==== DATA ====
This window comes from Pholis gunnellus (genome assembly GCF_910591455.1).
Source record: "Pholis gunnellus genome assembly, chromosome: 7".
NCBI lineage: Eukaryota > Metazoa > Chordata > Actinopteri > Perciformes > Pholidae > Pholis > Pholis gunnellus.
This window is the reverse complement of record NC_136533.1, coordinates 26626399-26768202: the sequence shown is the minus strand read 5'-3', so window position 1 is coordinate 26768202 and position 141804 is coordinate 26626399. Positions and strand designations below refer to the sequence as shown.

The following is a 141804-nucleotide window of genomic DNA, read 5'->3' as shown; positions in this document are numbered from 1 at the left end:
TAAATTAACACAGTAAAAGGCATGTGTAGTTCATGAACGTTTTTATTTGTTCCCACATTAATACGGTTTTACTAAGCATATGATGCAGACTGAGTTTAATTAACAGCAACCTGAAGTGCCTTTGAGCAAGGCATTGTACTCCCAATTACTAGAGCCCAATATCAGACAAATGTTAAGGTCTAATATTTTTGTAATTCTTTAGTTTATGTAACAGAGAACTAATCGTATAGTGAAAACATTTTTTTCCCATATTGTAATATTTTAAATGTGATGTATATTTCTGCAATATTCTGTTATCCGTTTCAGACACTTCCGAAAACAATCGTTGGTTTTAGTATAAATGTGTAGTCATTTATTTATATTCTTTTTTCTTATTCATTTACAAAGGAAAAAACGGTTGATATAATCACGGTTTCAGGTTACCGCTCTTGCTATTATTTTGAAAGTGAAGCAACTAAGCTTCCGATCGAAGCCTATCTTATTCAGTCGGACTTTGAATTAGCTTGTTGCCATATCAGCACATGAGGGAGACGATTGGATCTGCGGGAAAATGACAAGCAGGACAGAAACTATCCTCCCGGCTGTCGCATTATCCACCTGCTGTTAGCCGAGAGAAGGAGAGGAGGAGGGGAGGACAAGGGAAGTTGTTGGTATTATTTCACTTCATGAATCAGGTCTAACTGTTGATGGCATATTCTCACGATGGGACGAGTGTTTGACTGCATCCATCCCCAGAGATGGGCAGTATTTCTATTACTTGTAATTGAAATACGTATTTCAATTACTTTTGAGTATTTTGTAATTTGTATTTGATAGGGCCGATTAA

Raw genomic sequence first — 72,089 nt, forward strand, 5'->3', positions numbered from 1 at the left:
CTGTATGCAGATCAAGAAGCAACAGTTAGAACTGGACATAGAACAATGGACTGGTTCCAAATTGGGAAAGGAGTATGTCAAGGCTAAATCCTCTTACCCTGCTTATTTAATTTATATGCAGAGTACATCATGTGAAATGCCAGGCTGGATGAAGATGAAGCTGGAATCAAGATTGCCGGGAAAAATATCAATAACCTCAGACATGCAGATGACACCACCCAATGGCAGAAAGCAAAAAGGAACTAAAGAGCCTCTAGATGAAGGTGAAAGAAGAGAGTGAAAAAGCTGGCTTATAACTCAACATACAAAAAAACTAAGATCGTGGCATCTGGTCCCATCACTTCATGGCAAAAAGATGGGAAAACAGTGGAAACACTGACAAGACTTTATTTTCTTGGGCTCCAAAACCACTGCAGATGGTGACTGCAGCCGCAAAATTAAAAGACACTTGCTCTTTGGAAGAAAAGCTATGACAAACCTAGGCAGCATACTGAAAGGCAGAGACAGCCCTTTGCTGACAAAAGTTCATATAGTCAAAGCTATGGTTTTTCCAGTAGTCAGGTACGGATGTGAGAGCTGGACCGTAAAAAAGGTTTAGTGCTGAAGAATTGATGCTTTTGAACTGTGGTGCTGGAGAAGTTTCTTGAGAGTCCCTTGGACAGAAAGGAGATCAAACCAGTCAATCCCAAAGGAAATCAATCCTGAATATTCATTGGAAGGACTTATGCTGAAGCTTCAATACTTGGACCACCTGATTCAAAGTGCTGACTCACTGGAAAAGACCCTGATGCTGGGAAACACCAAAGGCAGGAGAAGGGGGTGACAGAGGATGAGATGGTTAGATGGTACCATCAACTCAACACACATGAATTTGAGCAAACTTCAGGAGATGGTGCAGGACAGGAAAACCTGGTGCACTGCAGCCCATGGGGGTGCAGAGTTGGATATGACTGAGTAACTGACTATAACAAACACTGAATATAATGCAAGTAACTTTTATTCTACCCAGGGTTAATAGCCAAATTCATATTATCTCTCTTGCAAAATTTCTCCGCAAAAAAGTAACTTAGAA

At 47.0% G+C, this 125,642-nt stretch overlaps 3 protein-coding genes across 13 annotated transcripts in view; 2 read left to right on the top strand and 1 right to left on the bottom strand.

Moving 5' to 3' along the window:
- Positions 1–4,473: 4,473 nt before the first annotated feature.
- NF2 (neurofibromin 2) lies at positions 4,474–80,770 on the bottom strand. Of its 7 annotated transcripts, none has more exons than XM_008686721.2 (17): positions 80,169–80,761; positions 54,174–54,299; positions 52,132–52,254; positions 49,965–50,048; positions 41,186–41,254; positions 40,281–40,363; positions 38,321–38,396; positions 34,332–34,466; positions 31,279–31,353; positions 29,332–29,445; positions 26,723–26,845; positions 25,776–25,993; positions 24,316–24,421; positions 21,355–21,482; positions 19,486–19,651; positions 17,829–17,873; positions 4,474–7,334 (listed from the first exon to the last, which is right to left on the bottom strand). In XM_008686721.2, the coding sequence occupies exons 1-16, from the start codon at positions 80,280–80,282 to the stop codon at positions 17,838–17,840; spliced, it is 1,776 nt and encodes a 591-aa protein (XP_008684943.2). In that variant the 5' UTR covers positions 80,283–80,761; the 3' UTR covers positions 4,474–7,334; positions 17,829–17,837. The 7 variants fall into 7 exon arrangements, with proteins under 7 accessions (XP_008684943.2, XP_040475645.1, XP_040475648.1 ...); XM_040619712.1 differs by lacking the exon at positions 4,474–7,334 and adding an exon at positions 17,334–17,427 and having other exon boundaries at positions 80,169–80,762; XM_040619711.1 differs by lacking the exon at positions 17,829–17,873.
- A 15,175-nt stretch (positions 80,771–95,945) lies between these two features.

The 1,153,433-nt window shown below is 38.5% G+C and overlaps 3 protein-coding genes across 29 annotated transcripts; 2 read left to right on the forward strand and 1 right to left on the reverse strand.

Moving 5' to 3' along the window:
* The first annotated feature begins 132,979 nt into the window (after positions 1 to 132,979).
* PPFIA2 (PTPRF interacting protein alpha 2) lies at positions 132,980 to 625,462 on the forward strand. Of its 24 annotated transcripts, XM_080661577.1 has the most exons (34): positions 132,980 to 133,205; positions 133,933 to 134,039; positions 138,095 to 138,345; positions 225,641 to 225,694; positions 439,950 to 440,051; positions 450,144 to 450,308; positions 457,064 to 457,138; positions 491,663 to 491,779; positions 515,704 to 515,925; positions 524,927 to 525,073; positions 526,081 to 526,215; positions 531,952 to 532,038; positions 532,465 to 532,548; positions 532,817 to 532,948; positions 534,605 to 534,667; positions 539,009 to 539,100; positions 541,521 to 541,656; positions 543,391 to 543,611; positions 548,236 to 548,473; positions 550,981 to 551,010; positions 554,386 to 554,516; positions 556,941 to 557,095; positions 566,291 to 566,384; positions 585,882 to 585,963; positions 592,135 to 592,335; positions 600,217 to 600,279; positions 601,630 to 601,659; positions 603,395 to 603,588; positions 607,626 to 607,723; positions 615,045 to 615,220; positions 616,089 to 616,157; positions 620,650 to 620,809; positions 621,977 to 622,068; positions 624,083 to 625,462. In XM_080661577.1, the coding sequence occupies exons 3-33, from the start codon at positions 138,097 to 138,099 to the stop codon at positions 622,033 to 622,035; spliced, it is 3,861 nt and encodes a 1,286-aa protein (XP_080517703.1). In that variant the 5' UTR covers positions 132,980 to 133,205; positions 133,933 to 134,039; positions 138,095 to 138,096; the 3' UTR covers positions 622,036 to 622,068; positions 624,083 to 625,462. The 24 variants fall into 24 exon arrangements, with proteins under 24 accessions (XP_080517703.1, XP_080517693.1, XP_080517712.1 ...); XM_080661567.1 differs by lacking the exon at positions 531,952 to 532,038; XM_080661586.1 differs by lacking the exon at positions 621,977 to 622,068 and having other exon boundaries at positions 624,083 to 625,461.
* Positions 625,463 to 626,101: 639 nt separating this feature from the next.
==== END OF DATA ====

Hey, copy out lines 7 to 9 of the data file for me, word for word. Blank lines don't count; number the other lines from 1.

Raw genomic sequence first — 72,089 nt, forward strand, 5'->3', positions numbered from 1 at the left:
CTGTATGCAGATCAAGAAGCAACAGTTAGAACTGGACATAGAACAATGGACTGGTTCCAAATTGGGAAAGGAGTATGTCAAGGCTAAATCCTCTTACCCTGCTTATTTAATTTATATGCAGAGTACATCATGTGAAATGCCAGGCTGGATGAAGATGAAGCTGGAATCAAGATTGCCGGGAAAAATATCAATAACCTCAGACATGCAGATGACACCACCCAATGGCAGAAAGCAAAAAGGAACTAAAGAGCCTCTAGATGAAGGTGAAAGAAGAGAGTGAAAAAGCTGGCTTATAACTCAACATACAAAAAAACTAAGATCGTGGCATCTGGTCCCATCACTTCATGGCAAAAAGATGGGAAAACAGTGGAAACACTGACAAGACTTTATTTTCTTGGGCTCCAAAACCACTGCAGATGGTGACTGCAGCCGCAAAATTAAAAGACACTTGCTCTTTGGAAGAAAAGCTATGACAAACCTAGGCAGCATACTGAAAGGCAGAGACAGCCCTTTGCTGACAAAAGTTCATATAGTCAAAGCTATGGTTTTTCCAGTAGTCAGGTACGGATGTGAGAGCTGGACCGTAAAAAAGGTTTAGTGCTGAAGAATTGATGCTTTTGAACTGTGGTGCTGGAGAAGTTTCTTGAGAGTCCCTTGGACAGAAAGGAGATCAAACCAGTCAATCCCAAAGGAAATCAATCCTGAATATTCATTGGAAGGACTTATGCTGAAGCTTCAATACTTGGACCACCTGATTCAAAGTGCTGACTCACTGGAAAAGACCCTGATGCTGGGAAACACCAAAGGCAGGAGAAGGGGGTGACAGAGGATGAGATGGTTAGATGGTACCATCAACTCAACACACATGAATTTGAGCAAACTTCAGGAGATGGTGCAGGACAGGAAAACCTGGTGCACTGCAGCCCATGGGGGTGCAGAGTTGGATATGACTGAGTAACTGACTATAACAAACACTGAATATAATGCAAGTAACTTTTATTCTACCCAGGGTTAATAGCCAAATTCATATTATCTCTCTTGCAAAATTTCTCCGCAAAAAAGTAACTTAGAA

At 47.0% G+C, this 125,642-nt stretch overlaps 3 protein-coding genes across 13 annotated transcripts in view; 2 read left to right on the top strand and 1 right to left on the bottom strand.